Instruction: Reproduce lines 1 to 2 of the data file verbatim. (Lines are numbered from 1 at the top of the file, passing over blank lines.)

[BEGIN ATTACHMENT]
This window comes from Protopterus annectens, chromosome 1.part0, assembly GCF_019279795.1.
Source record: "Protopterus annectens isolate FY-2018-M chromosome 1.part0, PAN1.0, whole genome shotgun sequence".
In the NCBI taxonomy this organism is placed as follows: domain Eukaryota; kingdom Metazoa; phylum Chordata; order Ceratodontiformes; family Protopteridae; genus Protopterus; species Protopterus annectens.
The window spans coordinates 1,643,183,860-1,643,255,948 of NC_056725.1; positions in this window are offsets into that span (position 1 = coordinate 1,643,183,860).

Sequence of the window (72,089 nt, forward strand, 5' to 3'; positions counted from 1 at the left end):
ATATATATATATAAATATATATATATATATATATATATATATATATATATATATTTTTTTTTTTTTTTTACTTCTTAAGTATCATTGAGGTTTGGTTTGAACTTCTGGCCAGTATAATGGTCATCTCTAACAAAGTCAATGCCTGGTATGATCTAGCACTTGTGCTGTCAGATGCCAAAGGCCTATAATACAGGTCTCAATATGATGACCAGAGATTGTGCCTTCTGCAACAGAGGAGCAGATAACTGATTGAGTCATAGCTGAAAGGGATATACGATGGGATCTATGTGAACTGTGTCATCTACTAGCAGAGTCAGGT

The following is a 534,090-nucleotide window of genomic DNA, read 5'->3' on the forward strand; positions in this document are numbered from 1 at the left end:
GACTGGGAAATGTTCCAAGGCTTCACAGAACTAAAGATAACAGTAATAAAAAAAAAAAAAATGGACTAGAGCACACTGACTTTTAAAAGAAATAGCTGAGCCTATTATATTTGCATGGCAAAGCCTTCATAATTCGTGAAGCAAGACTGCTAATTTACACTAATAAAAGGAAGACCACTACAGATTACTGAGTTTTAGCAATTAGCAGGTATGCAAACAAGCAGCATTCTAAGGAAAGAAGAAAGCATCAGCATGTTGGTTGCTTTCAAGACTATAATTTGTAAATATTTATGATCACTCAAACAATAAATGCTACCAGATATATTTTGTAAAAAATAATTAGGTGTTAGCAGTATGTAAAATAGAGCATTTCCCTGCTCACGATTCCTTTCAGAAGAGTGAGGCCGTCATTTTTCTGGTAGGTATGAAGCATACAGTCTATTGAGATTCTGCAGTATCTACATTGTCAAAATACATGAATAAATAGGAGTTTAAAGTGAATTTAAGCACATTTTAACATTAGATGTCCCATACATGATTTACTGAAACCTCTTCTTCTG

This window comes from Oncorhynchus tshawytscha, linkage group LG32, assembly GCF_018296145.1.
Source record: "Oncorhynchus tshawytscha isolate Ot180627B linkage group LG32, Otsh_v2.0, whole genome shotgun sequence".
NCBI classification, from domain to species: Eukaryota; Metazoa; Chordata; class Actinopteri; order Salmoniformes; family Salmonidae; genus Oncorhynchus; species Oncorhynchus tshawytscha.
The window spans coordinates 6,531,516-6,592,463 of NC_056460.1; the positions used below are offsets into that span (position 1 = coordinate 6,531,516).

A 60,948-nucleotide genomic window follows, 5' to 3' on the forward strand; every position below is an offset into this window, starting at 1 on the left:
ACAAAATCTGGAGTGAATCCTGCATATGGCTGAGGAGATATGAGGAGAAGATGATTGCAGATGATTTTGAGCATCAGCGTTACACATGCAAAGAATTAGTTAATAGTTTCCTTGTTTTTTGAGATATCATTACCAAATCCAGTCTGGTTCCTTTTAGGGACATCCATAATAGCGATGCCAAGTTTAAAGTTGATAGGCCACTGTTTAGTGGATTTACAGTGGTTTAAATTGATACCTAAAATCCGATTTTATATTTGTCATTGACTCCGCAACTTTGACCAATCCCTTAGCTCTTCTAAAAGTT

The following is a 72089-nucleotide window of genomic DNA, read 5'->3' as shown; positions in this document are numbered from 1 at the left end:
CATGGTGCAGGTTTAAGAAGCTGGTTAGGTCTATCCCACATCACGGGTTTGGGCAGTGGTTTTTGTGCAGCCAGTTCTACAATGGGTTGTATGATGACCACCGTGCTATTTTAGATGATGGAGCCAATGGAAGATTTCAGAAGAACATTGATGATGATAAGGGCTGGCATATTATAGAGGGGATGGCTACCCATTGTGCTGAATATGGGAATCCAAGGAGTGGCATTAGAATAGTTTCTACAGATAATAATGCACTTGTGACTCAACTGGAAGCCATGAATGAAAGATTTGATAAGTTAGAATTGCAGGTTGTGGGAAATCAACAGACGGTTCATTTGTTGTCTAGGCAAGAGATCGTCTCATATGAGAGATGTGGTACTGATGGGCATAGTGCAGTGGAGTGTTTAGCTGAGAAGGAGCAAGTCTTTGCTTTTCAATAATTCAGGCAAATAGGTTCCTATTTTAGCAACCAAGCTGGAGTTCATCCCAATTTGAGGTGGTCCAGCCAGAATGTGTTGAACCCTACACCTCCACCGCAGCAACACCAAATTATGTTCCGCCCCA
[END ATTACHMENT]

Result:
This window comes from Protopterus annectens, chromosome 1.part0, assembly GCF_019279795.1.
Source record: "Protopterus annectens isolate FY-2018-M chromosome 1.part0, PAN1.0, whole genome shotgun sequence".